At the end of 1979, then assistant film director, Michel Monteaux left France and began a career as a professional photographer in Los Angeles. Eight years later, he moved to New Mexico, in the High Desert in Santa Fe. If he continued the still life in the studio, he broadened his work to portraiture and reportage. During these six years he lives close to the Indians, espousing their culture, he is involved in a fight against their precarious situation and leads - alongside ordinary citizens but also personalities such as Robert Redford - a fight against the gigantic nuclear waste burial project in southern New Mexico.
In the mid-1990s, he returned to France and worked for the press (Liberation, Marie-Claire, Elle, La Vie, Le Monde, Géo, etc.) but also for large industrial groups (Alstom, ArcelorMittal, Total, Hachette, etc.) It was "on the job" that he discovered drawing. Encouraged by the more than positive outlook of his entourage and his artist friends, he comes to share his work more widely. In 2017, it is not only photographs but also drawings and inks that he will exhibit at Galerie Frédéric Moisan in Paris.
Michel Monteaux tirelessly seeks to share what he feels about the upheavals of the geopolitical world, of a society today launched in a desperate race while our environment tells us to slow down and think about the world that we must transform ... It is a evidence that will jump out in the eyes of anyone interested in their work. This is not guided only by aesthetic research. It is imbued with what the photographer and designer is, what he feels, his relationship to others, to the environment, to society, to the world around him ... "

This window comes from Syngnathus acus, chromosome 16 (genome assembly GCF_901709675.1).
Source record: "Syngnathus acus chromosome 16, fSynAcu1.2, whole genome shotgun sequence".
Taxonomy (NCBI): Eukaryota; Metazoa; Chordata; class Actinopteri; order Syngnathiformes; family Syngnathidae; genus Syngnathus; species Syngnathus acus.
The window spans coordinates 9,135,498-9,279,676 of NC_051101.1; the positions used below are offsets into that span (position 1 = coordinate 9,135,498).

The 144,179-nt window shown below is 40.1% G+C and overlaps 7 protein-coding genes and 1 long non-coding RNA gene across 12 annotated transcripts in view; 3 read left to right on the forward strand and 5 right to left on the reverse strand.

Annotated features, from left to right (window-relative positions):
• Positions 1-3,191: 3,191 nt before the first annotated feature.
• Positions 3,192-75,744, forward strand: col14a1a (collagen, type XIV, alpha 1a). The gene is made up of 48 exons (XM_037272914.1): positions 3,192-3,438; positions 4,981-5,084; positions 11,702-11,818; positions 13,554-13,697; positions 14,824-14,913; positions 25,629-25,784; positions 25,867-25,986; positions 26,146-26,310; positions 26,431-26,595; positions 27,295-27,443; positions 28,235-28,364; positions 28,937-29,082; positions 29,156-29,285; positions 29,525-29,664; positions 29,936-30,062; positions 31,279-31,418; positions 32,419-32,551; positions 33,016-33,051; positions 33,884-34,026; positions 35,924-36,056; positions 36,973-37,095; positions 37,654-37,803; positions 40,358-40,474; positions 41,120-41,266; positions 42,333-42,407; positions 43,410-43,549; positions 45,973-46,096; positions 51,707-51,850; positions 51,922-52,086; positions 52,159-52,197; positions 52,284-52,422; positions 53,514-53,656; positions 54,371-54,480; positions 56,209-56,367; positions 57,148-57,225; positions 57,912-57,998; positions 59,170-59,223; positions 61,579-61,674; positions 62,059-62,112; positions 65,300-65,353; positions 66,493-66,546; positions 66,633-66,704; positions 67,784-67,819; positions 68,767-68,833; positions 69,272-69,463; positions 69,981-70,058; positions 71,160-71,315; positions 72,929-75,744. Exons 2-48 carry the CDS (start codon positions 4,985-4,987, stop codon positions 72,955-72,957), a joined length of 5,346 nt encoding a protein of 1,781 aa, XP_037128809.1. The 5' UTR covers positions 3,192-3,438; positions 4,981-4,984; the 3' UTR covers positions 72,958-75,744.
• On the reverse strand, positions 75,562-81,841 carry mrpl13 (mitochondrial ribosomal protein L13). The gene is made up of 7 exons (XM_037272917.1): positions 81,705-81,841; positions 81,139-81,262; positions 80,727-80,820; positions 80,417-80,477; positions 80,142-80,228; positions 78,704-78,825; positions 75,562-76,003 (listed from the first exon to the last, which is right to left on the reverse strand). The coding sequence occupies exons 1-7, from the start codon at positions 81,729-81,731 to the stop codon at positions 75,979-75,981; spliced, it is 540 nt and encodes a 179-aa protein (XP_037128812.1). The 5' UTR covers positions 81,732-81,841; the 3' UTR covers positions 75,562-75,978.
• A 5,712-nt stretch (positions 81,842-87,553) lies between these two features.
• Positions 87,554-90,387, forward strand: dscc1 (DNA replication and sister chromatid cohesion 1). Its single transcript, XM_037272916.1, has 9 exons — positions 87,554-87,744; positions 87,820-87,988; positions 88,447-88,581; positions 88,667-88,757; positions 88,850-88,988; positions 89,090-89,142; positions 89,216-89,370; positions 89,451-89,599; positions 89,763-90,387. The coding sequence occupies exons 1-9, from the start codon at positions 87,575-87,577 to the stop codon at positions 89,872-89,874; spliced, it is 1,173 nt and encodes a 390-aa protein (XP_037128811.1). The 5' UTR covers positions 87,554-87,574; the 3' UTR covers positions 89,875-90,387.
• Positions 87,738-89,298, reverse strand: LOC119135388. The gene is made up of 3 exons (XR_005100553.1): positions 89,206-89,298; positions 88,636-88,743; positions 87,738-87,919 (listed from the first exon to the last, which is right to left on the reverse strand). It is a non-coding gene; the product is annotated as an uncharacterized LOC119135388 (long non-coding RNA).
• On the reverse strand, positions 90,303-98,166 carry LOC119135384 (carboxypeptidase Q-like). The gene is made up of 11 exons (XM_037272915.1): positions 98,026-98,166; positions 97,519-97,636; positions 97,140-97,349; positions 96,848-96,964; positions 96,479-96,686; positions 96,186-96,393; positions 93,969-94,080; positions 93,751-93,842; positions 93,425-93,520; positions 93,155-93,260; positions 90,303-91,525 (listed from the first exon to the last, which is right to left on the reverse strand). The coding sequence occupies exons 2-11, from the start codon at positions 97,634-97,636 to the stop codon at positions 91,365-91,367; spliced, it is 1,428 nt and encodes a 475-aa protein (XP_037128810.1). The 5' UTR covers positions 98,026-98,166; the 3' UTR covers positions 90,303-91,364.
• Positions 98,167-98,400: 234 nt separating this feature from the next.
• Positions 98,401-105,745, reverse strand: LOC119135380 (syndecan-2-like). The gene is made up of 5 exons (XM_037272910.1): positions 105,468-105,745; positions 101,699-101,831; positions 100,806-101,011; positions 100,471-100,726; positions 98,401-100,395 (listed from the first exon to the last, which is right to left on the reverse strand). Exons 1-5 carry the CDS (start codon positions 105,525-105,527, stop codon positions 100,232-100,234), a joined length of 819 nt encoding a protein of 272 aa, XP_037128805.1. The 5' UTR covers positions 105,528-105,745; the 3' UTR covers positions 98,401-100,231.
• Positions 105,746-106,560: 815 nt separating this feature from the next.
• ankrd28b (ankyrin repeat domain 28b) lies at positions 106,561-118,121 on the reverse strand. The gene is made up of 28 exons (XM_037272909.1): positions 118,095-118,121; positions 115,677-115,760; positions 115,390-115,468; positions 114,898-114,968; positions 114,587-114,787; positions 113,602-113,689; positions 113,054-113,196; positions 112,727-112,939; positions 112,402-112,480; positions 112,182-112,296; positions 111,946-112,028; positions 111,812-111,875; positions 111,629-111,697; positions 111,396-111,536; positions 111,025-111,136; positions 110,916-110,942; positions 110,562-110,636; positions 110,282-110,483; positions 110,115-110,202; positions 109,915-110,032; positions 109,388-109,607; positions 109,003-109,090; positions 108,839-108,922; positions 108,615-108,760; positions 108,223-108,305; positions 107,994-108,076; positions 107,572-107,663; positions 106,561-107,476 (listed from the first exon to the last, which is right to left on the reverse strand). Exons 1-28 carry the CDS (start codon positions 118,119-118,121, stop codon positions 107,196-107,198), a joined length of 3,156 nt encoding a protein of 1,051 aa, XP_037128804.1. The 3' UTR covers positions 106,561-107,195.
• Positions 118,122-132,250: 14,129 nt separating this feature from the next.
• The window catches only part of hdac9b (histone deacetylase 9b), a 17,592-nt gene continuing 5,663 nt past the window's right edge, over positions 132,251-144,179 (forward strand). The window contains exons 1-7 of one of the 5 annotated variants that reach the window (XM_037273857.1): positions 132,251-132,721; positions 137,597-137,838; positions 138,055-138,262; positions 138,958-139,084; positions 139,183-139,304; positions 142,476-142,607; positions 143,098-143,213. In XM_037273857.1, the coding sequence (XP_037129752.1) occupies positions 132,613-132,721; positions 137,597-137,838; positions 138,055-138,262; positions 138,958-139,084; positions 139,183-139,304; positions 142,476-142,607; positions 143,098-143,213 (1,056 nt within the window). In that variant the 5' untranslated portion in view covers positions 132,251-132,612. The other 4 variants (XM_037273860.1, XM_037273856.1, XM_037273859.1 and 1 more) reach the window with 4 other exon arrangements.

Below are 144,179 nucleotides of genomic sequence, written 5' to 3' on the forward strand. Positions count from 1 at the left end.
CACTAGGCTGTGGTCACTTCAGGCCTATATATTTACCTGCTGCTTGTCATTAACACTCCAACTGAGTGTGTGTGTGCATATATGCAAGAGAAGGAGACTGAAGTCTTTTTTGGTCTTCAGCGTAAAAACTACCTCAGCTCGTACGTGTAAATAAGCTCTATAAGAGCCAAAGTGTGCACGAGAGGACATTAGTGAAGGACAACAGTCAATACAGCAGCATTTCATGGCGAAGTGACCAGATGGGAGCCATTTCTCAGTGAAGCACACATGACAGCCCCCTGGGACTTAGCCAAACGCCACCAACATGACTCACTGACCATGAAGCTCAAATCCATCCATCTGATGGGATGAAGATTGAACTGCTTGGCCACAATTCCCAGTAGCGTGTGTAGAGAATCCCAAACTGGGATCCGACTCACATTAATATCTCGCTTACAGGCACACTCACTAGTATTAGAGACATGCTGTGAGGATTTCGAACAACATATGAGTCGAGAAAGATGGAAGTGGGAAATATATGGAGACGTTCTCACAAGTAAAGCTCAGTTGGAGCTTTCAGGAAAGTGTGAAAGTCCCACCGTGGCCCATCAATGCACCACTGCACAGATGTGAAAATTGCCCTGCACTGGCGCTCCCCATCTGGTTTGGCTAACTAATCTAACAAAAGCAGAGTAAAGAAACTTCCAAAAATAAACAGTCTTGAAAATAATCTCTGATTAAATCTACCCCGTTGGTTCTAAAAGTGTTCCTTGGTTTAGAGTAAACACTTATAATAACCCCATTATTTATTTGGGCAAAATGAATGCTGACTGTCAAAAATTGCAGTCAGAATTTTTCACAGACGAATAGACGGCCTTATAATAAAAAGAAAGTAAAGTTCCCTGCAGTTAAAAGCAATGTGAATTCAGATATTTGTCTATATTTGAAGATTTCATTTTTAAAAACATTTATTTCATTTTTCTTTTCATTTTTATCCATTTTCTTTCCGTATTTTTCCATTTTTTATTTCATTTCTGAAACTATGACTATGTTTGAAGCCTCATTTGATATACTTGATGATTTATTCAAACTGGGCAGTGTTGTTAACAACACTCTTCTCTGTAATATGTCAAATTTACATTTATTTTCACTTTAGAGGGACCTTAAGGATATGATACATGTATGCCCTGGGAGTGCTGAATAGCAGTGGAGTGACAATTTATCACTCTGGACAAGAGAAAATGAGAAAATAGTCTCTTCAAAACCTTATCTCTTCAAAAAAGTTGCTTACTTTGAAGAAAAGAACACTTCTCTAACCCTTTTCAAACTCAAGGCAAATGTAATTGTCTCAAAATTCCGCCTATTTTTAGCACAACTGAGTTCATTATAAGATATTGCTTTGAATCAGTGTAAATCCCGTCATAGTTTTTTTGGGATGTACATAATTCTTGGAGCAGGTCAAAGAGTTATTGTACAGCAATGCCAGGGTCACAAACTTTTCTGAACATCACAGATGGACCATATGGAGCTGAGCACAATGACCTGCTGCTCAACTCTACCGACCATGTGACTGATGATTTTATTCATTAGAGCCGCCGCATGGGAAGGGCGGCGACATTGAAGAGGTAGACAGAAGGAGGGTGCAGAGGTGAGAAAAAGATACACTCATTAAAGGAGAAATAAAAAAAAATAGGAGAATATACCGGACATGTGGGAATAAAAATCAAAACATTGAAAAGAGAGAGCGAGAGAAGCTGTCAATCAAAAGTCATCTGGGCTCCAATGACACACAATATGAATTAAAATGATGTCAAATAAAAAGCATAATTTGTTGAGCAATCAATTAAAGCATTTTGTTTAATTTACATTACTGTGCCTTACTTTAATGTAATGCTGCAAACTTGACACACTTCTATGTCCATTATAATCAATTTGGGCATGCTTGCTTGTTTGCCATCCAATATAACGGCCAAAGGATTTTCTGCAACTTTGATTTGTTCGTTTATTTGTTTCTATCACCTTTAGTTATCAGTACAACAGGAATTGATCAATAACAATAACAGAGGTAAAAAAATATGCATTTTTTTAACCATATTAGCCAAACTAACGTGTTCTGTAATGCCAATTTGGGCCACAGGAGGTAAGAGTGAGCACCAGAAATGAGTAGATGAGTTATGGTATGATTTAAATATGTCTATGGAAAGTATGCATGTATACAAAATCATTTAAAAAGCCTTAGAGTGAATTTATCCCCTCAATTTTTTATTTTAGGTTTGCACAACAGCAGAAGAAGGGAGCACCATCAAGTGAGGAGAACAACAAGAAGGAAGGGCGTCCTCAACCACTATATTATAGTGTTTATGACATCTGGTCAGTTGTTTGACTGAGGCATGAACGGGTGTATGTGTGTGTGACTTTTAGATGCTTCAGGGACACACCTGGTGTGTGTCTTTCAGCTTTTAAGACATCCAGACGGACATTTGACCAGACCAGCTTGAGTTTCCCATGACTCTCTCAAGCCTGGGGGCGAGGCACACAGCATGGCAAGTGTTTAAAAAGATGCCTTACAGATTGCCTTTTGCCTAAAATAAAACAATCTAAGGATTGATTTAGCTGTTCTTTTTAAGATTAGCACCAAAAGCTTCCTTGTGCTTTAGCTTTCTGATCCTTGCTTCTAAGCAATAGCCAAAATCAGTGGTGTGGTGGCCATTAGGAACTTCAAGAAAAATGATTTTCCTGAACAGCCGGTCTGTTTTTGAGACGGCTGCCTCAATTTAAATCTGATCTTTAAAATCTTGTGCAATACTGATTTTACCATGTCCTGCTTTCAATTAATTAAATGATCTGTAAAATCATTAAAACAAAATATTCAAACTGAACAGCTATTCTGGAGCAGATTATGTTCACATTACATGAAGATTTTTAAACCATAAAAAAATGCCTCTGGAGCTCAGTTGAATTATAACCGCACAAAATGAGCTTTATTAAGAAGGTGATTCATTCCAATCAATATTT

"Recognized for his activity as a photographer - portraits, reports, social facts - Michel Monteaux now questions, also through the practice of drawing, the links mysteriously uniting beings to their environment, near or far, and the symbolic orders bringing them together. Intuitively, and very reasoned, seeking to reveal the flavor of the unus mundus, of the One world, the artist raises considerable hope: and if until now we had understood almost nothing of our inscription in the world , of what makes the ten thousand beings appear and move? Visible and invisible, however, do not cease to communicate in a language that the most sensitive sometimes manage to perceive. "